'…And They are Really Lying': Clean Evidence on the Pervasiveness of Cheating in Professional Contexts from a Field Experiment

25 Pages Posted: 19 Apr 2013

See all articles by Behnud Mir Djawadi

Behnud Mir Djawadi

Paderborn University

Rene Fahr

University of Paderborn; IZA Institute of Labor Economics

Date Written: April 19, 2013

Abstract

We investigate the pervasiveness of lying in professional contexts such as insurance fraud, tax evasion and untrue job applications. We argue that lying in professional contexts share three characterizing features: 1) the gain from the dishonest behavior is uncertain, 2) the harm that lying may cause to the other party is only indirect and 3) lies are more indirect lies by action or written statements. Conducted as a field experiment with a heterogenous group of participants during a University “Open House Day”, our “gumball-machine-experiment” provides field evidence on how preferences for lying are shaped in situations typically found in professional contexts which we consider to be particularly prone to lying behavior compared to other contexts. As a key innovation, our experimental design allows measuring exact levels of cheating behavior under anonymous conditions. We find clean evidence that cheating is prevalent across all sub groups and that more than 32% of the population cheats for their own gain. However, an analysis of the cheating rates with respect to highest educational degree and professional status reveals that students cheat more than non-students. This finding warrants a careful interpretation of generalizing laboratory findings with student subjects about the prevalence of cheating in the population.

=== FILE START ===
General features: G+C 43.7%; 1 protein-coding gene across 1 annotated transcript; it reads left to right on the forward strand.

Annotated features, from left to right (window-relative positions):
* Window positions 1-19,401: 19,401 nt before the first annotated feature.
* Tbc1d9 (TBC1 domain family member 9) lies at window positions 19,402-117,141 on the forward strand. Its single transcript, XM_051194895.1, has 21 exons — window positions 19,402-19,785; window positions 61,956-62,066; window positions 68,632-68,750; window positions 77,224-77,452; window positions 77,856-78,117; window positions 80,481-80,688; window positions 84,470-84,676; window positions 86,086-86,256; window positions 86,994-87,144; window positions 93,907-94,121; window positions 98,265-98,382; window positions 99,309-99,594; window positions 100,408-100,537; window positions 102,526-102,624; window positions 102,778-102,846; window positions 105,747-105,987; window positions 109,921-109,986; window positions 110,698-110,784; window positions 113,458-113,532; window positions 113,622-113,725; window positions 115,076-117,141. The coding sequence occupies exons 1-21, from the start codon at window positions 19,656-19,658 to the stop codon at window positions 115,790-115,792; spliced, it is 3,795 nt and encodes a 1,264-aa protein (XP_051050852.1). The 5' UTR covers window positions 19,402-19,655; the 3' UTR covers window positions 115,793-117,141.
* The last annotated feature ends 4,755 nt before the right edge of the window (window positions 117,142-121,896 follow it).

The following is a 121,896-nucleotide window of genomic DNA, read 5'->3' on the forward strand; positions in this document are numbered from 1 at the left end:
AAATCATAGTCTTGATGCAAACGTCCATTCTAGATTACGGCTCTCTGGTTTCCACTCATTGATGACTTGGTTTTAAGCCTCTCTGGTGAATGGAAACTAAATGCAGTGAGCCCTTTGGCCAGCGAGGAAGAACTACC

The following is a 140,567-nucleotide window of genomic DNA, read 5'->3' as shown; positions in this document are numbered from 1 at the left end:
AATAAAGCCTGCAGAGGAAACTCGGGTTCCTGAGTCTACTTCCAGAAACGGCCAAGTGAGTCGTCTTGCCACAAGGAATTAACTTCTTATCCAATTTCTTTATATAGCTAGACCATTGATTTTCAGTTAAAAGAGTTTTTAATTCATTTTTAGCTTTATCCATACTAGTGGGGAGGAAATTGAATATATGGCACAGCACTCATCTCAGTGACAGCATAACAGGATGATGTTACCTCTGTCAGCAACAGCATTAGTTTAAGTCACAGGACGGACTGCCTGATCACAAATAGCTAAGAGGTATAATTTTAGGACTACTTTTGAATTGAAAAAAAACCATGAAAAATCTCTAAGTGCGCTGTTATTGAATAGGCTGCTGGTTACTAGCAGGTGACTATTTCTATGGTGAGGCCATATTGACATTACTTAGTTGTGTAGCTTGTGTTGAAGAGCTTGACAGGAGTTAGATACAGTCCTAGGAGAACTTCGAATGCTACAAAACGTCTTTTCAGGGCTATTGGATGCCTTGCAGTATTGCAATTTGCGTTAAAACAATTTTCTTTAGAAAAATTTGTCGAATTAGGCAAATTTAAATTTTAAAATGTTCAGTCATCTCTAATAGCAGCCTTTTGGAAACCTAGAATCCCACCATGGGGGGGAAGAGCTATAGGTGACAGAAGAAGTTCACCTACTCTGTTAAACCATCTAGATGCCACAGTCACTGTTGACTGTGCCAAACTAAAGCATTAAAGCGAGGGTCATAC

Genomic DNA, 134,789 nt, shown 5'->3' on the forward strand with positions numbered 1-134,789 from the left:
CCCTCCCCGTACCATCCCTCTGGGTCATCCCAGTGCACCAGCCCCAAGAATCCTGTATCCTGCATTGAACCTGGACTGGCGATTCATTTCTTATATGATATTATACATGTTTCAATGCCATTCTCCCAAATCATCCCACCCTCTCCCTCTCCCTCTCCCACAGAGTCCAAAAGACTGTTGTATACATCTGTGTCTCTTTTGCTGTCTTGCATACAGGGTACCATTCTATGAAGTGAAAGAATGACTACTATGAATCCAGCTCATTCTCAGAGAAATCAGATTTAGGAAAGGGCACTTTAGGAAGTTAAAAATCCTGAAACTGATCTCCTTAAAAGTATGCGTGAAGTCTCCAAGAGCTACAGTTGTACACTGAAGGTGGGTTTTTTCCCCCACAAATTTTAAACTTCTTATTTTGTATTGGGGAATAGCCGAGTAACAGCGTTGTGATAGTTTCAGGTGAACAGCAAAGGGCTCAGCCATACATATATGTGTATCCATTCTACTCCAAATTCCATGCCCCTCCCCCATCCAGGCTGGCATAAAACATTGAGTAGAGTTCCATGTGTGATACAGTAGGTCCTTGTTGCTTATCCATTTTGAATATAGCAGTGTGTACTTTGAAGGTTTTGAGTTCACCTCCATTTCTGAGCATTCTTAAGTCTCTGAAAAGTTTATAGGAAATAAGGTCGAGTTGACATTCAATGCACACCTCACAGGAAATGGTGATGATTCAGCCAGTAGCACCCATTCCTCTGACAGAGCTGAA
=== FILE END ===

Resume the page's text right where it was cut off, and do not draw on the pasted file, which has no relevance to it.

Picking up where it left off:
Keywords: Field experiment, cheating, dishonest behavior, lying costs

JEL Classification: C93, D01, D82, K42

Suggested Citation

Mir Djawadi, Behnud and Fahr, Rene, '…And They are Really Lying': Clean Evidence on the Pervasiveness of Cheating in Professional Contexts from a Field Experiment (April 19, 2013). Available at SSRN: https://ssrn.com/abstract=2253867 or http://dx.doi.org/10.2139/ssrn.2253867

Behnud Mir Djawadi

Paderborn University ( email )

Warburger Str. 100
Paderborn, 33098
Germany

Rene Fahr (Contact Author)

University of Paderborn ( email )

Warburger Str. 100
D-33098 Paderborn
Germany
+49 5251 60 3692 (Phone)

HOME PAGE: http://www.quantitative-cg.de

IZA Institute of Labor Economics

P.O. Box 7240
Bonn, D-53072
Germany
+49 228 38 94 0 (Phone)
+49 228 38 94 510 (Fax)

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